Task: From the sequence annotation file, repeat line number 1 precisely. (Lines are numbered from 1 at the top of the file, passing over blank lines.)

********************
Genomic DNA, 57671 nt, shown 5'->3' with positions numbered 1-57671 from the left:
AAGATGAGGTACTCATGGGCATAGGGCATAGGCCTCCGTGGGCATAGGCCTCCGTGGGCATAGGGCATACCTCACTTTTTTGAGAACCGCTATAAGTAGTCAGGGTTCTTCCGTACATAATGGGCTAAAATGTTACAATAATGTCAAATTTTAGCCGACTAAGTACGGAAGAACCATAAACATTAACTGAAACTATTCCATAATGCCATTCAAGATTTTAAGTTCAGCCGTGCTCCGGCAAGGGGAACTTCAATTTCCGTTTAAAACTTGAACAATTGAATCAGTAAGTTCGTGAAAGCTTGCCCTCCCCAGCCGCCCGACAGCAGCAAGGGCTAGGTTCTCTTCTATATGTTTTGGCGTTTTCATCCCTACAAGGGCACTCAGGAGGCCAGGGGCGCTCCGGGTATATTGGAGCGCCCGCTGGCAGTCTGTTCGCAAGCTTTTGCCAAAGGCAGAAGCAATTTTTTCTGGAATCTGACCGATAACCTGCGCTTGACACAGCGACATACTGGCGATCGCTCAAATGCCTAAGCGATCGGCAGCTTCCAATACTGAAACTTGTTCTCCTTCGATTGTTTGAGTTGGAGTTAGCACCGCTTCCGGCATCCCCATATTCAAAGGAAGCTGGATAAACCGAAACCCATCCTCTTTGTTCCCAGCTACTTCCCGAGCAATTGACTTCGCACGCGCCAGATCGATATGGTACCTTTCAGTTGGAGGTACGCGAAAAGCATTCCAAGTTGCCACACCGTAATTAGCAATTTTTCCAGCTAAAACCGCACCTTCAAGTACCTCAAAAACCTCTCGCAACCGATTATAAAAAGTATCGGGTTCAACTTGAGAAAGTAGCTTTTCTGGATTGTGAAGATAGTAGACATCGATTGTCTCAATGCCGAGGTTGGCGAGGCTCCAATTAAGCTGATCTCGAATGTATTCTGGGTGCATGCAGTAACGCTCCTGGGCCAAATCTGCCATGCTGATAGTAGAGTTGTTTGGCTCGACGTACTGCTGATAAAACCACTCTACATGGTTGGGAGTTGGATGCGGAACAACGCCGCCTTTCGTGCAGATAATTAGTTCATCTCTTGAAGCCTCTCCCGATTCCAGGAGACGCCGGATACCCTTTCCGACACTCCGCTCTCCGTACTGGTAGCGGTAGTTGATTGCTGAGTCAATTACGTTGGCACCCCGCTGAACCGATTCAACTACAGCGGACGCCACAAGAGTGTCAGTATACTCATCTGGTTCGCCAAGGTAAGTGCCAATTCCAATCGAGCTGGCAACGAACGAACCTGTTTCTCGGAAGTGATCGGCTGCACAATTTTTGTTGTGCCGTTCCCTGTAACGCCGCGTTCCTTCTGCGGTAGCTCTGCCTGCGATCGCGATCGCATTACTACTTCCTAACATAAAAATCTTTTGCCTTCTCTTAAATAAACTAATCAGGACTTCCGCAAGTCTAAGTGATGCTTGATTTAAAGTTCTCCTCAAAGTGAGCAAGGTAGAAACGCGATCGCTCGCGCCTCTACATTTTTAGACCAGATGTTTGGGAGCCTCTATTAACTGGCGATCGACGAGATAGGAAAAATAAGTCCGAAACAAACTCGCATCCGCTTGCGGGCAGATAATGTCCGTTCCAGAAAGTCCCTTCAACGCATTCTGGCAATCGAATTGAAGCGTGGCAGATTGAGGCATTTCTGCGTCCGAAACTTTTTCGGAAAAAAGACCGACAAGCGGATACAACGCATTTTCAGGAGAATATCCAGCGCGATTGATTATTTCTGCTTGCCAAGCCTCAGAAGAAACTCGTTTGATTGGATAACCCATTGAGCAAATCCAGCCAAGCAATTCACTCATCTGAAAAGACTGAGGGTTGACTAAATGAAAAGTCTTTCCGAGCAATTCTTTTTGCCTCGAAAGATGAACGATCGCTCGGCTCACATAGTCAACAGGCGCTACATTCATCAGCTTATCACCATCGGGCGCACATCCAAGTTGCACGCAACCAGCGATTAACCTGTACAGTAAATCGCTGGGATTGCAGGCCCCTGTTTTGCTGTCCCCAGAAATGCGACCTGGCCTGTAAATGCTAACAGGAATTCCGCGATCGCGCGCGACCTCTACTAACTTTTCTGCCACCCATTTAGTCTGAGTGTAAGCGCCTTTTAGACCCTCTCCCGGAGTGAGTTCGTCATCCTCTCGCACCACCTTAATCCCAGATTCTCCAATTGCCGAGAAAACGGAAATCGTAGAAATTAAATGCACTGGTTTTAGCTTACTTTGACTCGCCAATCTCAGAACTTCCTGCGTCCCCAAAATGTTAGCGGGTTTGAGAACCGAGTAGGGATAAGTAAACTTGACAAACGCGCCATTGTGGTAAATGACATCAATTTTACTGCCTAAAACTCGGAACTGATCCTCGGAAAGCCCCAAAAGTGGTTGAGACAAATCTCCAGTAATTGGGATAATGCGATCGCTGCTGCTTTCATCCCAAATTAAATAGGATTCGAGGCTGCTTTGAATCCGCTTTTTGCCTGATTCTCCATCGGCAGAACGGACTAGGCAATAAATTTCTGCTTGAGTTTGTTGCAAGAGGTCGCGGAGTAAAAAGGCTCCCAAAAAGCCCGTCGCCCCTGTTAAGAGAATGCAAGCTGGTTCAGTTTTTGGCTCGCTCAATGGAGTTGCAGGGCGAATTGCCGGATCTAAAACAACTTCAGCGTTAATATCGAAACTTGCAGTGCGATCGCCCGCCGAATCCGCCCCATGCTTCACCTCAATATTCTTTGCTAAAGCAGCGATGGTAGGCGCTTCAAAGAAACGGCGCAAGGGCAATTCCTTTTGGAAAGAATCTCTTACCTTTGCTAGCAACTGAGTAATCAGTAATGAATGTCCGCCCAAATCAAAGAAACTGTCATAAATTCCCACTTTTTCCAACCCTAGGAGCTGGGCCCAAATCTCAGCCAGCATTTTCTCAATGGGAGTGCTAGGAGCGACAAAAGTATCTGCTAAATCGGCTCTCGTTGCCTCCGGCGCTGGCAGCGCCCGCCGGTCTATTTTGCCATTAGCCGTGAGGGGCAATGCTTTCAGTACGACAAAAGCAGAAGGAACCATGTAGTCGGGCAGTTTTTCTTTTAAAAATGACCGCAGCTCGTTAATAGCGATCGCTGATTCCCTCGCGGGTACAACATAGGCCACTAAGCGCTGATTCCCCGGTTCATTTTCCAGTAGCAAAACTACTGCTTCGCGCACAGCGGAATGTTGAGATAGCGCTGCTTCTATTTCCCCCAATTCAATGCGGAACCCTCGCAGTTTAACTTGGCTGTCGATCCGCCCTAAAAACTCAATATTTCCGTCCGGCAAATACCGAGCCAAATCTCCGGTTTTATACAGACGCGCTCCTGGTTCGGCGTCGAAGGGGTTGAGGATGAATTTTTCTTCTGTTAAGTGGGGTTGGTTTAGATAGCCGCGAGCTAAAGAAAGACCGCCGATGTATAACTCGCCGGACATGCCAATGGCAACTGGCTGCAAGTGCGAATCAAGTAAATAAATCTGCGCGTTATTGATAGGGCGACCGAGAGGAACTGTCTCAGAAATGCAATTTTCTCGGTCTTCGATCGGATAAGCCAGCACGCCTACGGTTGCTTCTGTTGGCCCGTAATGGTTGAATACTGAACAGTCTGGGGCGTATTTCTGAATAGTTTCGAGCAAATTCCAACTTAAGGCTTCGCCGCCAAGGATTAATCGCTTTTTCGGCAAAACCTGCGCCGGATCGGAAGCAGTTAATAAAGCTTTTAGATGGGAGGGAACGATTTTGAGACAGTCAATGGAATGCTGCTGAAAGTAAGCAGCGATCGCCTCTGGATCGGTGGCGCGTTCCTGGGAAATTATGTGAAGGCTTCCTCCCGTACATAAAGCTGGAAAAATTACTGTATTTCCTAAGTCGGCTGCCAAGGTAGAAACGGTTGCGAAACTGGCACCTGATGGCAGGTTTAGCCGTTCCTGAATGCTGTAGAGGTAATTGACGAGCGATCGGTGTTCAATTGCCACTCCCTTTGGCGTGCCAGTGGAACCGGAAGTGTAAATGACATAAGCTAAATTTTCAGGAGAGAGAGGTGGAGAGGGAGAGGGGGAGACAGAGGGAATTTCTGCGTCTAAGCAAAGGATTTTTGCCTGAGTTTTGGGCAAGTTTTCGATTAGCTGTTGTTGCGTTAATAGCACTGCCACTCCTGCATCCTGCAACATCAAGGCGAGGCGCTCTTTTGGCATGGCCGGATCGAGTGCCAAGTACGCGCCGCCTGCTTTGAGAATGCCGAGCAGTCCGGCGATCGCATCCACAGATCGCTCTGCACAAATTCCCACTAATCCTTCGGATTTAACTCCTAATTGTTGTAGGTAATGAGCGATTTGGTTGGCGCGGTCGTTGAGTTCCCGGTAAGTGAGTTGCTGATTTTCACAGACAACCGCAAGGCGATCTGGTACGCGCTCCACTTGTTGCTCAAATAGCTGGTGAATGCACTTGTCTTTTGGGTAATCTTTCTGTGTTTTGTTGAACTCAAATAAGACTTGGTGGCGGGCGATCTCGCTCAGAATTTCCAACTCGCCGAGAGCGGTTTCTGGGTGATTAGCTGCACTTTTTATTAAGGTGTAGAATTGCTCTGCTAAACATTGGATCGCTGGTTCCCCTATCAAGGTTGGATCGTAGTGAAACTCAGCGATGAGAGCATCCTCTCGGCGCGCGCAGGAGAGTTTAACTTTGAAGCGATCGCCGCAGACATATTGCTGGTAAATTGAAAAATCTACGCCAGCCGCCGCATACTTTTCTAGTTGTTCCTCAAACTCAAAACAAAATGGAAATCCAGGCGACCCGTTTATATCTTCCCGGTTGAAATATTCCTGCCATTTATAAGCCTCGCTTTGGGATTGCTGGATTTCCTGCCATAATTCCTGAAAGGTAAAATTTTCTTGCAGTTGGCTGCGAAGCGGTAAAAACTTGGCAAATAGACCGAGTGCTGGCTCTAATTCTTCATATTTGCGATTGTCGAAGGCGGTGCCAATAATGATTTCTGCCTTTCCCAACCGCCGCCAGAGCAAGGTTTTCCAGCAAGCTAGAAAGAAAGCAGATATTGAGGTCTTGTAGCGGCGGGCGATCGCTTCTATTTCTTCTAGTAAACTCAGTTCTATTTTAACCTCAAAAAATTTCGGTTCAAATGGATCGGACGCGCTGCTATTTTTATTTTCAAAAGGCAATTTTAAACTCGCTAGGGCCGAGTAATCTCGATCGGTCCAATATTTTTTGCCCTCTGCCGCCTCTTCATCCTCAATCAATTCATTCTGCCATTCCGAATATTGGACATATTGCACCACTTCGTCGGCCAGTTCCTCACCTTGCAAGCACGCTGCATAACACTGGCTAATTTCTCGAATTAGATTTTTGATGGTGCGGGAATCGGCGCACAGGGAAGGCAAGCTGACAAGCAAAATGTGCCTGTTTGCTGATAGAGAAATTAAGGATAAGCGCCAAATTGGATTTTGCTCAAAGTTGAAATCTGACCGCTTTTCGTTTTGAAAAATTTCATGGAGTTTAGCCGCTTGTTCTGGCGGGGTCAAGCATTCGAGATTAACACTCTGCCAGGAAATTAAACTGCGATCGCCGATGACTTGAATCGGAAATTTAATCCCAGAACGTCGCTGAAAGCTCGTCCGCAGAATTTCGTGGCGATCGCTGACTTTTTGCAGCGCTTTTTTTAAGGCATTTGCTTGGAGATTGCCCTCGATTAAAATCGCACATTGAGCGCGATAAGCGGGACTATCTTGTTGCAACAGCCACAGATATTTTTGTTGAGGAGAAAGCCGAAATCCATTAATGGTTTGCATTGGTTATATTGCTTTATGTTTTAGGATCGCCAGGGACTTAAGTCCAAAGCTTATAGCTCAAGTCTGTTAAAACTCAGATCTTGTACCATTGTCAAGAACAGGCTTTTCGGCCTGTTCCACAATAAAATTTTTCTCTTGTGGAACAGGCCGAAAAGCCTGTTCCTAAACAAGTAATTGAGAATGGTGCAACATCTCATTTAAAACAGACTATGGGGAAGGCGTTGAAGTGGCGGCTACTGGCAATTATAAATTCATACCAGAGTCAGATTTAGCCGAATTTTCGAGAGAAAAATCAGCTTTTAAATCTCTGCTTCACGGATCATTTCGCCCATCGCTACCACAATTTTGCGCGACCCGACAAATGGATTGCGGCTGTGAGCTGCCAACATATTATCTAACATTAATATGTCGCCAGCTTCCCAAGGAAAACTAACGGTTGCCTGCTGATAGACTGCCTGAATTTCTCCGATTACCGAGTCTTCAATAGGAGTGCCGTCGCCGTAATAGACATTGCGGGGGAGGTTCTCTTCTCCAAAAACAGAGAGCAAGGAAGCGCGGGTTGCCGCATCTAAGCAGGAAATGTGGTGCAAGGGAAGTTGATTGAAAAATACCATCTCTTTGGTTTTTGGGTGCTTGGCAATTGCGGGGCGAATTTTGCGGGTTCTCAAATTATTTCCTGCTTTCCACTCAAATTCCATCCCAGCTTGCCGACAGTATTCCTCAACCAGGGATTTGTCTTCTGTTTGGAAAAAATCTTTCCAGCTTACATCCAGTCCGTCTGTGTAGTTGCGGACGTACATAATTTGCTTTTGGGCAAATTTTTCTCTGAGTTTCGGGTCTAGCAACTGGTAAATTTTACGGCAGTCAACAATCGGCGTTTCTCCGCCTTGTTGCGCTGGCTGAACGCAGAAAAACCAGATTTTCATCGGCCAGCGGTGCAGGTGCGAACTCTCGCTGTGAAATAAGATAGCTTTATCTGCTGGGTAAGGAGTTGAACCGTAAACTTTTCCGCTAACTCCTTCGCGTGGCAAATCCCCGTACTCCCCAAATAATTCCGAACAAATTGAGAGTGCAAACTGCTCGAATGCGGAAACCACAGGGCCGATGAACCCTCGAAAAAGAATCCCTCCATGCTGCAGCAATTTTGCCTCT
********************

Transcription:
Genomic DNA, 57671 nt, shown 5'->3' with positions numbered 1-57671 from the left: